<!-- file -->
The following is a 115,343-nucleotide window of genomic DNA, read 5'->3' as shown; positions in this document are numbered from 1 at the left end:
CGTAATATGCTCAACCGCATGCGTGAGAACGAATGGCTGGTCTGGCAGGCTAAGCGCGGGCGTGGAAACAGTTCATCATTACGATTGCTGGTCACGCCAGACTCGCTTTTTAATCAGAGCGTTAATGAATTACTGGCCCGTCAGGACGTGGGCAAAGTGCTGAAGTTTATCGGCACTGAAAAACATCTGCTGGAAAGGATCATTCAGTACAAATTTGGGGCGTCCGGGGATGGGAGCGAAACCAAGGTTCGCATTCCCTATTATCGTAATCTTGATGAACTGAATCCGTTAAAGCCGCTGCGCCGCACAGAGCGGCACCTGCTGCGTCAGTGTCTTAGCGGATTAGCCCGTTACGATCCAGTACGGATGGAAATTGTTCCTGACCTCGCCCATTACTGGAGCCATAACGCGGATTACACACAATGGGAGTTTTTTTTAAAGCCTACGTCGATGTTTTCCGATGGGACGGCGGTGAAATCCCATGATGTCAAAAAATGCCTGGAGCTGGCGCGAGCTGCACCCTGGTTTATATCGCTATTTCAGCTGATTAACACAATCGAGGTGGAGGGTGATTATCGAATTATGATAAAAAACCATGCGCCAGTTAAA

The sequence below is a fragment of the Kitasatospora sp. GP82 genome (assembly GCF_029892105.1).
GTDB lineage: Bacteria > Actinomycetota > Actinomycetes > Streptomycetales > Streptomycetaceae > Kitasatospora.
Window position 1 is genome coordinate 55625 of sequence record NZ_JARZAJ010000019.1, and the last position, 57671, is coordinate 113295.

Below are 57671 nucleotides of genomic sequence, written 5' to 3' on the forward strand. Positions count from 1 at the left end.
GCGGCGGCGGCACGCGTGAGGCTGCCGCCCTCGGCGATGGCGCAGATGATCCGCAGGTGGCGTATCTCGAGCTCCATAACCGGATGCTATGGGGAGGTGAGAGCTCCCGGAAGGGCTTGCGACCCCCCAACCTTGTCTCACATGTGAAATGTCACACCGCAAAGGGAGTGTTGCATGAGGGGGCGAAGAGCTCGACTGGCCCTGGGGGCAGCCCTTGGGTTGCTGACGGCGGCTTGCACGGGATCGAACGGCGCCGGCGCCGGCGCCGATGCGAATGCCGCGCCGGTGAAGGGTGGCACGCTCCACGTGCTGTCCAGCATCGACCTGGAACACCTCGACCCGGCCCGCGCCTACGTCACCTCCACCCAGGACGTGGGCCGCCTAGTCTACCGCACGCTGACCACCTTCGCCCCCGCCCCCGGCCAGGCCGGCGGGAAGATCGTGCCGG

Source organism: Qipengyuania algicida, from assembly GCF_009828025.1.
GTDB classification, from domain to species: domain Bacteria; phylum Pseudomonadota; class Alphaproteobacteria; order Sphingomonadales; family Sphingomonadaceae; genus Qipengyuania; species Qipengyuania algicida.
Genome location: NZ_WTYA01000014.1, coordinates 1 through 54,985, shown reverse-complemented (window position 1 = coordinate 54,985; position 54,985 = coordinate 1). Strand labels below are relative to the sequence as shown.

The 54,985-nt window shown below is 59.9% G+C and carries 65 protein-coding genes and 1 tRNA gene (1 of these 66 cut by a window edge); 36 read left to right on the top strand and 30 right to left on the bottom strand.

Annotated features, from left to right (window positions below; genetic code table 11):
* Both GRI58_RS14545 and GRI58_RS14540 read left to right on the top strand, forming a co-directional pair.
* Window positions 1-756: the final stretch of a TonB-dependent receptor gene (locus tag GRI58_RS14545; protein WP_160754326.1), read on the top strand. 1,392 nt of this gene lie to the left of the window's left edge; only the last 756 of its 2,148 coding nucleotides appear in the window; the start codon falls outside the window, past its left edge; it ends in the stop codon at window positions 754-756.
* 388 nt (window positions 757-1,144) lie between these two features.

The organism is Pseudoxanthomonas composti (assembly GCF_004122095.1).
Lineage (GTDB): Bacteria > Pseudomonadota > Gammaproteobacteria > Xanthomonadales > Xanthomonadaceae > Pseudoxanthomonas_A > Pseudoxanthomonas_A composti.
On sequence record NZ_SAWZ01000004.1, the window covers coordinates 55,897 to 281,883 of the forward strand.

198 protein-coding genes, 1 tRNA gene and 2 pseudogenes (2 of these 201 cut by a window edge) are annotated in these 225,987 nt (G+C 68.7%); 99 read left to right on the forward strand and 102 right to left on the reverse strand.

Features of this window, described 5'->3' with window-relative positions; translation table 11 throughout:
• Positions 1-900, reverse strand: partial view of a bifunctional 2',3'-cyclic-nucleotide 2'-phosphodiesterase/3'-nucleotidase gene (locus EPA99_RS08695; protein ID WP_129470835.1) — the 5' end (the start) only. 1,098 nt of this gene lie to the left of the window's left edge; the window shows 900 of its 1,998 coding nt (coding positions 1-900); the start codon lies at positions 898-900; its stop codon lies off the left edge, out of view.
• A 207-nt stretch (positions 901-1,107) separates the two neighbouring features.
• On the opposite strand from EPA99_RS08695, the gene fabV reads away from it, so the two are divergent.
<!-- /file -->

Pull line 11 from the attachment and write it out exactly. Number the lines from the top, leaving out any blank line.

The 54,985-nt window shown below is 59.9% G+C and carries 65 protein-coding genes and 1 tRNA gene (1 of these 66 cut by a window edge); 36 read left to right on the top strand and 30 right to left on the bottom strand.